Barnett’s most notable clash with the federal government occurred in September 1962, when James Meredith attempted to matriculate at the University of Mississippi (Ole Miss). On 13 September Barnett urged Mississippians to resist the federal government: “I now call on every public official and every private citizen of our great state to join with me in refusing … to submit to the illegal usurpation of power by the Kennedy administration.” While Barnett was denouncing the government, he was engaged in secret negotiations with the White House, attempting to arrange a face-saving compromise.

On 20 September Barnett personally refused to enroll Meredith. Five days later, using the discredited legal doctrine of interposition, he blocked the door when Meredith arrived at the university trustees’ office in Jackson. The next day Lieutenant Governor Paul Johnson again rebuffed Meredith. The United States Court of Appeals for the Fifth Circuit then cited Barnett and Johnson for contempt of court.

On Saturday, 29 September, the Ole Miss football team faced the University of Kentucky at Memorial Stadium in Jackson. A capacity crowd of 41,000 Confederate flag-waving fans cheered wildly as Barnett strode to a microphone installed at midfield and delivered an emotional address: “I love Mississippi. I love her people—her customs. I love and respect her heritage.” With his arm extended and his fist clenched above his head, he was a picture of defiance.

The following day Meredith arrived on the Ole Miss campus. While President John F. Kennedy pleaded with Mississippians to refrain from violence, several thousand angry people massed in front of the Lyceum Building. The mob tossed rocks and bottles at federal marshals, who responded with tear gas. In the ensuing riot, two bystanders were killed and 375 persons were injured. Kennedy dispatched army troops and federalized Mississippi National Guardsmen to restore order. On 1 October Meredith was enrolled, becoming the university’s first known African-American student.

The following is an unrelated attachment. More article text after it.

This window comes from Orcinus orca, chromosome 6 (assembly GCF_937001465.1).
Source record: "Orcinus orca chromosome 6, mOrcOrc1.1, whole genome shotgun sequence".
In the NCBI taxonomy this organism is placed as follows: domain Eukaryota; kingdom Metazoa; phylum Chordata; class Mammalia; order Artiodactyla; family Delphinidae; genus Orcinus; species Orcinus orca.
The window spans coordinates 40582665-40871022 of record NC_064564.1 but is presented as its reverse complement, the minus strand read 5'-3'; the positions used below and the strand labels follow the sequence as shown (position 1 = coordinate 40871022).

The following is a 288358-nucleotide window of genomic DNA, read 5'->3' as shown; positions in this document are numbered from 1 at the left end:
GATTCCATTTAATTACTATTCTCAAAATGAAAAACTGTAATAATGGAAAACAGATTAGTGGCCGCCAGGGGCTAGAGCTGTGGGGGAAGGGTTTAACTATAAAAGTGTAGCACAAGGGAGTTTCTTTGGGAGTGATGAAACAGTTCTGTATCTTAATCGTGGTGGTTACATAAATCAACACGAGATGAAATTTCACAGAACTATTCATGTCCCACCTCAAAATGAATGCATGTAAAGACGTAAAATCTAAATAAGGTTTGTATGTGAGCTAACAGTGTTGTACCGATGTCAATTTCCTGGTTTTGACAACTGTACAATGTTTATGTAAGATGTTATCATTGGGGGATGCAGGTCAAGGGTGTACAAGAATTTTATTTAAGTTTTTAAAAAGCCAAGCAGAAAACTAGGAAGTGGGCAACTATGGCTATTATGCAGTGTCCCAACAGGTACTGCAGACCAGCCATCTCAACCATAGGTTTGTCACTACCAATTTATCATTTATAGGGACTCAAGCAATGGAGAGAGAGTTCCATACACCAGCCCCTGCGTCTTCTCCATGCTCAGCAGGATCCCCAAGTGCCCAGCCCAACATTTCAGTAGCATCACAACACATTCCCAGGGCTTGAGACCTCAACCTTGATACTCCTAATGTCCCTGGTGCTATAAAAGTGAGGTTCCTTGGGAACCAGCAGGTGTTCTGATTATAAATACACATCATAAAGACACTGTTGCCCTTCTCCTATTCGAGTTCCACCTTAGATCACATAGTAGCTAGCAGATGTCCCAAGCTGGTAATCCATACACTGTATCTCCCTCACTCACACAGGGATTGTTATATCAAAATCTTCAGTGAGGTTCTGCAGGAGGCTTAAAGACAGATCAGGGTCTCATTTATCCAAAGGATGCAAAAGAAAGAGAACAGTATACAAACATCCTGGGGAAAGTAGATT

Barnett left the governor’s mansion and returned to the practice of law in 1964. When asked to list his accomplishments, he proudly pointed to the 440 industries located in Mississippi during his term. Barnett expressed few regrets: “Generally speaking, I’d do the same things again.” Barnett sought the Democratic gubernatorial nomination again in 1967 but finished fourth in the primary. He remained a popular figure in Mississippi, making speeches across the state and each August entertaining visitors at the Neshoba County Fair. He died of heart failure in 1987 and was buried in the family plot in Leake County.

Along with Orville Faubus of Arkansas and Alabama’s George Wallace, Barnett tried to turn back the tide of racial integration and preserve “the southern way of life.” Ironically, Barnett’s actions helped advance the cause he so fiercely opposed. By forcing a reluctant Kennedy to take decisive action, Barnett focused national attention on the Magnolia State and helped set in motion a chain of events that resulted in greatly expanded civil rights for African Americans.